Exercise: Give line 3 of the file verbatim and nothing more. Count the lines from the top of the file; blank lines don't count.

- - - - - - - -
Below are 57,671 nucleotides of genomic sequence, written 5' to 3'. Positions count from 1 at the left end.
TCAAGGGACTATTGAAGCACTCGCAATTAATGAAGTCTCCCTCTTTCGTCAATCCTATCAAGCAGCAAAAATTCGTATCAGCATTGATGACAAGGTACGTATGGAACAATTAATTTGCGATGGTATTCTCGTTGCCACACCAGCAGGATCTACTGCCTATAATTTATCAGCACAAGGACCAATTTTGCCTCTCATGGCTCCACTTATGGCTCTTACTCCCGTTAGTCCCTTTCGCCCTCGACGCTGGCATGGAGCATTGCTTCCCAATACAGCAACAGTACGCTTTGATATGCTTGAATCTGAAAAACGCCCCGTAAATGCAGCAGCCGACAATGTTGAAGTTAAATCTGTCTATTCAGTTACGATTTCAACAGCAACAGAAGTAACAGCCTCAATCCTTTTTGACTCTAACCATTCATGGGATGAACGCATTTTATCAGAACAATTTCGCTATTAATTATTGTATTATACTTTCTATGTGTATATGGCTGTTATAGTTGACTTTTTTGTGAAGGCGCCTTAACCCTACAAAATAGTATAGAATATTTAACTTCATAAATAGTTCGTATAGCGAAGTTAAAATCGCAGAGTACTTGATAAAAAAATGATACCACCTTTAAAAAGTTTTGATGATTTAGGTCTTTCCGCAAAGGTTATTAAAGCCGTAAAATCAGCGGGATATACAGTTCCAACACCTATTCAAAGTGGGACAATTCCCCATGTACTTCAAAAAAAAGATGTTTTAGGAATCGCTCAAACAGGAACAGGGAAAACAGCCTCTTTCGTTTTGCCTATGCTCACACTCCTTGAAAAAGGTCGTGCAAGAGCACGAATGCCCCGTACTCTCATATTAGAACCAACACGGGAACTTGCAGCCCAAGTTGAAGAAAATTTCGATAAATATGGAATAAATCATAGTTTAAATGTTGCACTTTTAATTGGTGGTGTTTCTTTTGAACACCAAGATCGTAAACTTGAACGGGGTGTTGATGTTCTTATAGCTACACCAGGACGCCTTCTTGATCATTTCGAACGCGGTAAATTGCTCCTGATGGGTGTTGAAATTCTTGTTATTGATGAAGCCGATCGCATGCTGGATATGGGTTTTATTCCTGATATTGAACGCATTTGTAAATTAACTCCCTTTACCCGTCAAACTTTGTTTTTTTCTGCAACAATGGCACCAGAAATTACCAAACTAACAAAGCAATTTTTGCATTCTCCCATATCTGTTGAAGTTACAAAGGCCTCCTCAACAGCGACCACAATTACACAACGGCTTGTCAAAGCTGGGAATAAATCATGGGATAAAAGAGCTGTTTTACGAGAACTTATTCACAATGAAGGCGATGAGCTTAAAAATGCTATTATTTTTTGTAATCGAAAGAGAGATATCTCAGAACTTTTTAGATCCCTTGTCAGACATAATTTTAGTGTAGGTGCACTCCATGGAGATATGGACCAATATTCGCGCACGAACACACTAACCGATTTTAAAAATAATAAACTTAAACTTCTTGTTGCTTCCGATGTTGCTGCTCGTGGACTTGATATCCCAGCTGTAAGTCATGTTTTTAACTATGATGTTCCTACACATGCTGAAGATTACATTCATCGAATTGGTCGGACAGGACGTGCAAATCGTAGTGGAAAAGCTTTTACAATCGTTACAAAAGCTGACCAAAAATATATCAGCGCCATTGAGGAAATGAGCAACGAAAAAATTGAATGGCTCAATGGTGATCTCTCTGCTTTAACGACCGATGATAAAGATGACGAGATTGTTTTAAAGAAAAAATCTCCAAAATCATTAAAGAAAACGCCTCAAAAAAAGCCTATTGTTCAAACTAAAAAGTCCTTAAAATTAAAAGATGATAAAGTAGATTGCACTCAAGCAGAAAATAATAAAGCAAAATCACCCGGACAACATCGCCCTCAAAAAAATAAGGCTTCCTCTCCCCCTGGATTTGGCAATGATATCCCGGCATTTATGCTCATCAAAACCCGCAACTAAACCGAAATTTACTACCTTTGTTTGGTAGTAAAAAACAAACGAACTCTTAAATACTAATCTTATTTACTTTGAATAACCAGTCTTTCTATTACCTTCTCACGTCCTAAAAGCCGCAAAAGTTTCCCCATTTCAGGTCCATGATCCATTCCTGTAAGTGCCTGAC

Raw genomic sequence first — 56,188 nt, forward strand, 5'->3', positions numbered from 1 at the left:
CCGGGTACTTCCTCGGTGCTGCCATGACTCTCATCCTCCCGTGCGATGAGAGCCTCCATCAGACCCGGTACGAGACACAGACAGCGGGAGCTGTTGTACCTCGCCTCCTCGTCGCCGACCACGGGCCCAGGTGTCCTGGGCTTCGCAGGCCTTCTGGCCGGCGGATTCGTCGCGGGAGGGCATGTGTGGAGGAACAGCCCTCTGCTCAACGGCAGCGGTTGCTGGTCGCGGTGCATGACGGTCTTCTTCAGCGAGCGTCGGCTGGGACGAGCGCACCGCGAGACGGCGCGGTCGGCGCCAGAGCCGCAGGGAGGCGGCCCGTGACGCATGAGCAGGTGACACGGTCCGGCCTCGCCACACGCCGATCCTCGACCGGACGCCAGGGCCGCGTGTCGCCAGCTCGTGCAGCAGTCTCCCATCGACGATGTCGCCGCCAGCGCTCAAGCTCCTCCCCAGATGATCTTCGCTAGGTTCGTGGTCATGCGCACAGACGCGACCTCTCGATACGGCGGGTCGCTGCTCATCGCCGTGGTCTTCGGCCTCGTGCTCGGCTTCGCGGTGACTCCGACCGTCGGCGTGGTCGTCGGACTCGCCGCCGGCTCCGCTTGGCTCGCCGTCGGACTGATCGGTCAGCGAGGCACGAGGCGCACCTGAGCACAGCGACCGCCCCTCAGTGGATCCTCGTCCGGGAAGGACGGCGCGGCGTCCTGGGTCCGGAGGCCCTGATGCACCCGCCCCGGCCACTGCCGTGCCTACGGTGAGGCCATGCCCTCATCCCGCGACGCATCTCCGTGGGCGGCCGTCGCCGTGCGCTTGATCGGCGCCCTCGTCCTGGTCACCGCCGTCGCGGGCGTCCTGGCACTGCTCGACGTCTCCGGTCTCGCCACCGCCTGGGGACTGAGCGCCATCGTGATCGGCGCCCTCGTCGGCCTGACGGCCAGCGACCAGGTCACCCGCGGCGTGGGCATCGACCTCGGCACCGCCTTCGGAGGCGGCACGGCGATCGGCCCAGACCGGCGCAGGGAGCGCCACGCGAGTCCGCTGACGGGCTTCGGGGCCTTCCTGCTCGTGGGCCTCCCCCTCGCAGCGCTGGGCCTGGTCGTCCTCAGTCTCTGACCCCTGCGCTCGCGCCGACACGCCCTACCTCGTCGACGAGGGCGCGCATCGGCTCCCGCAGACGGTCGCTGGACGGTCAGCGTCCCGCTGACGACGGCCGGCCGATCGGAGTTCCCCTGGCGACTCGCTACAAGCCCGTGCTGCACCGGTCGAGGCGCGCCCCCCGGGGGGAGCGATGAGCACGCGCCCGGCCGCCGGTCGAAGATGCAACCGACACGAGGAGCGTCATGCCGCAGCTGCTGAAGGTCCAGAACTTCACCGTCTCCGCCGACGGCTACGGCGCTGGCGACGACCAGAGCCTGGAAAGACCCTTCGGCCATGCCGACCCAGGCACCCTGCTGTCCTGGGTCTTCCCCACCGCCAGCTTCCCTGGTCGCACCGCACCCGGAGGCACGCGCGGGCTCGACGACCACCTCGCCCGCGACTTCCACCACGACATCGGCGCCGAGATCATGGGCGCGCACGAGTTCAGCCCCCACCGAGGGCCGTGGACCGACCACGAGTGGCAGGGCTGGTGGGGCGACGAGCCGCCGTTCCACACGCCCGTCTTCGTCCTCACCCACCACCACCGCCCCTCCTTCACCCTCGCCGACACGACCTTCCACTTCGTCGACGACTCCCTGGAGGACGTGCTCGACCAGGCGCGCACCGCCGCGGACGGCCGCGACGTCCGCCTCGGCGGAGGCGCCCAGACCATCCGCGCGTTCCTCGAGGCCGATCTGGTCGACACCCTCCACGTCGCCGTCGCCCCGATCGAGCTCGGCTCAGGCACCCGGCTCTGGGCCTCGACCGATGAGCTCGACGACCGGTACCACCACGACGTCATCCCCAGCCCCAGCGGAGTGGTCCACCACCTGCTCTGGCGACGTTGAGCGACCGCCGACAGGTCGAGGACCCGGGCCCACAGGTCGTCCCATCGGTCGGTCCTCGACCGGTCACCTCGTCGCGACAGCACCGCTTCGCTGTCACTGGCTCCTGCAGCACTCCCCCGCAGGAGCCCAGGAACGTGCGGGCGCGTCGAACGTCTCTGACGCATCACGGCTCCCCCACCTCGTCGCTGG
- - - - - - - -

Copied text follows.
Raw genomic sequence first — 56,188 nt, forward strand, 5'->3', positions numbered from 1 at the left: